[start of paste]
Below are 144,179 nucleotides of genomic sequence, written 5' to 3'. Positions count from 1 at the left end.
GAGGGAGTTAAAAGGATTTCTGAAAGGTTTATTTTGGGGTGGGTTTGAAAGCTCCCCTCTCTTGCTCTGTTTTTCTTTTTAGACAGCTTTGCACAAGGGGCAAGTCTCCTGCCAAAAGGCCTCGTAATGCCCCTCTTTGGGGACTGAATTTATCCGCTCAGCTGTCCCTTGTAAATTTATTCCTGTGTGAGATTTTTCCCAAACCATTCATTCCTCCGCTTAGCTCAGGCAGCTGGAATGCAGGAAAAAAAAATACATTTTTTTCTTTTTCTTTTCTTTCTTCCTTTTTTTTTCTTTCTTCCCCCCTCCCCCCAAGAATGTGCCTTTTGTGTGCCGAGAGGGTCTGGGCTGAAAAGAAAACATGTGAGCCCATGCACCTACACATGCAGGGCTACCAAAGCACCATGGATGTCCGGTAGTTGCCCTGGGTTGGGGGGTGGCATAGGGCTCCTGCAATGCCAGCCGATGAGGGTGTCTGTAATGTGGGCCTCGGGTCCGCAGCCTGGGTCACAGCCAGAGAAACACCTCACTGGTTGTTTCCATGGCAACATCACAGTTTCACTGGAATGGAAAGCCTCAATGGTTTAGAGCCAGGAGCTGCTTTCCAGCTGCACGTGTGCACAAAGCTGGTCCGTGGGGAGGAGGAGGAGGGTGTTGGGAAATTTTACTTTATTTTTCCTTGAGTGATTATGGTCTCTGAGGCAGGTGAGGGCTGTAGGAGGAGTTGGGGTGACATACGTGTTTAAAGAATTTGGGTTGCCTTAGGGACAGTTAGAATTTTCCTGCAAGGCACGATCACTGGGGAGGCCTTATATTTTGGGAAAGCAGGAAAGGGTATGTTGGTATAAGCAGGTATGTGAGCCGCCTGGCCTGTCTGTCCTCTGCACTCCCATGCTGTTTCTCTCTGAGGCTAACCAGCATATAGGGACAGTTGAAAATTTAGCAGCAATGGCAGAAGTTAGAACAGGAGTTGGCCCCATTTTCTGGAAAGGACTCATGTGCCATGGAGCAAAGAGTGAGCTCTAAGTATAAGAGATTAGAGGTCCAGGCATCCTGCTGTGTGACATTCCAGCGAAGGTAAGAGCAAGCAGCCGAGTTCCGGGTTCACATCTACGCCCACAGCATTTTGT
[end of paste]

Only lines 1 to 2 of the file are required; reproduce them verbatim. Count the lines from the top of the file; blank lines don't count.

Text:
Below are 144,179 nucleotides of genomic sequence, written 5' to 3'. Positions count from 1 at the left end.
GAGGGAGTTAAAAGGATTTCTGAAAGGTTTATTTTGGGGTGGGTTTGAAAGCTCCCCTCTCTTGCTCTGTTTTTCTTTTTAGACAGCTTTGCACAAGGGGCAAGTCTCCTGCCAAAAGGCCTCGTAATGCCCCTCTTTGGGGACTGAATTTATCCGCTCAGCTGTCCCTTGTAAATTTATTCCTGTGTGAGATTTTTCCCAAACCATTCATTCCTCCGCTTAGCTCAGGCAGCTGGAATGCAGGAAAAAAAAATACATTTTTTTCTTTTTCTTTTCTTTCTTCCTTTTTTTTTCTTTCTTCCCCCCTCCCCCCAAGAATGTGCCTTTTGTGTGCCGAGAGGGTCTGGGCTGAAAAGAAAACATGTGAGCCCATGCACCTACACATGCAGGGCTACCAAAGCACCATGGATGTCCGGTAGTTGCCCTGGGTTGGGGGGTGGCATAGGGCTCCTGCAATGCCAGCCGATGAGGGTGTCTGTAATGTGGGCCTCGGGTCCGCAGCCTGGGTCACAGCCAGAGAAACACCTCACTGGTTGTTTCCATGGCAACATCACAGTTTCACTGGAATGGAAAGCCTCAATGGTTTAGAGCCAGGAGCTGCTTTCCAGCTGCACGTGTGCACAAAGCTGGTCCGTGGGGAGGAGGAGGAGGGTGTTGGGAAATTTTACTTTATTTTTCCTTGAGTGATTATGGTCTCTGAGGCAGGTGAGGGCTGTAGGAGGAGTTGGGGTGACATACGTGTTTAAAGAATTTGGGTTGCCTTAGGGACAGTTAGAATTTTCCTGCAAGGCACGATCACTGGGGAGGCCTTATATTTTGGGAAAGCAGGAAAGGGTATGTTGGTATAAGCAGGTATGTGAGCCGCCTGGCCTGTCTGTCCTCTGCACTCCCATGCTGTTTCTCTCTGAGGCTAACCAGCATATAGGGACAGTTGAAAATTTAGCAGCAATGGCAGAAGTTAGAACAGGAGTTGGCCCCATTTTCTGGAAAGGACTCATGTGCCATGGAGCAAAGAGTGAGCTCTAAGTATAAGAGATTAGAGGTCCAGGCATCCTGCTGTGTGACATTCCAGCGAAGGTAAGAGCAAGCAGCCGAGTTCCGGGTTCACATCTACGCCCACAGCATTTTGT